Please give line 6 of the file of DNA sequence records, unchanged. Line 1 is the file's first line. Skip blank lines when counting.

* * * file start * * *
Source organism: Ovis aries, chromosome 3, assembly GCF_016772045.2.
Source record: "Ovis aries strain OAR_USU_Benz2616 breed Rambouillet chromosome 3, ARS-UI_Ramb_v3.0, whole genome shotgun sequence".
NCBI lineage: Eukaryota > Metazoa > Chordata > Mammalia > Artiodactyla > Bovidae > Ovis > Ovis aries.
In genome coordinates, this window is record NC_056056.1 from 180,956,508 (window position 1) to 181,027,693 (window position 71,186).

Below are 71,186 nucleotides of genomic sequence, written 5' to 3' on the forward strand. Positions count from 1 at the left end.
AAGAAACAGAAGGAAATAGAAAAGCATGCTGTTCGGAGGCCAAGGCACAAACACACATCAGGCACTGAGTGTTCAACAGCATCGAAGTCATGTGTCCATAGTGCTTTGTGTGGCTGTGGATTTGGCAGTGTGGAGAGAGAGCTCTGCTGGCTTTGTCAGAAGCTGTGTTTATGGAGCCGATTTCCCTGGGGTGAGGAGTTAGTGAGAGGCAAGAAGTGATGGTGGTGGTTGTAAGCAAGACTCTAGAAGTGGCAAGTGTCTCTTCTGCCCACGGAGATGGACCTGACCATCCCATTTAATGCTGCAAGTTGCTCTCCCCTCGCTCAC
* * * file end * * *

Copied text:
AAGAAACAGAAGGAAATAGAAAAGCATGCTGTTCGGAGGCCAAGGCACAAACACACATCAGGCACTGAGTGTTCAACAGCATCGAAGTCATGTGTCCATAGTGCTTTGTGTGGCTGTGGATTTGGCAGTGTGGAGAGAGAGCTCTGCTGGCTTTGTCAGAAGCTGTGTTTATGGAGCCGATTTCCCTGGGGTGAGGAGTTAGTGAGAGGCAAGAAGTGATGGTGGTGGTTGTAAGCAAGACTCTAGAAGTGGCAAGTGTCTCTTCTGCCCACGGAGATGGACCTGACCATCCCATTTAATGCTGCAAGTTGCTCTCCCCTCGCTCAC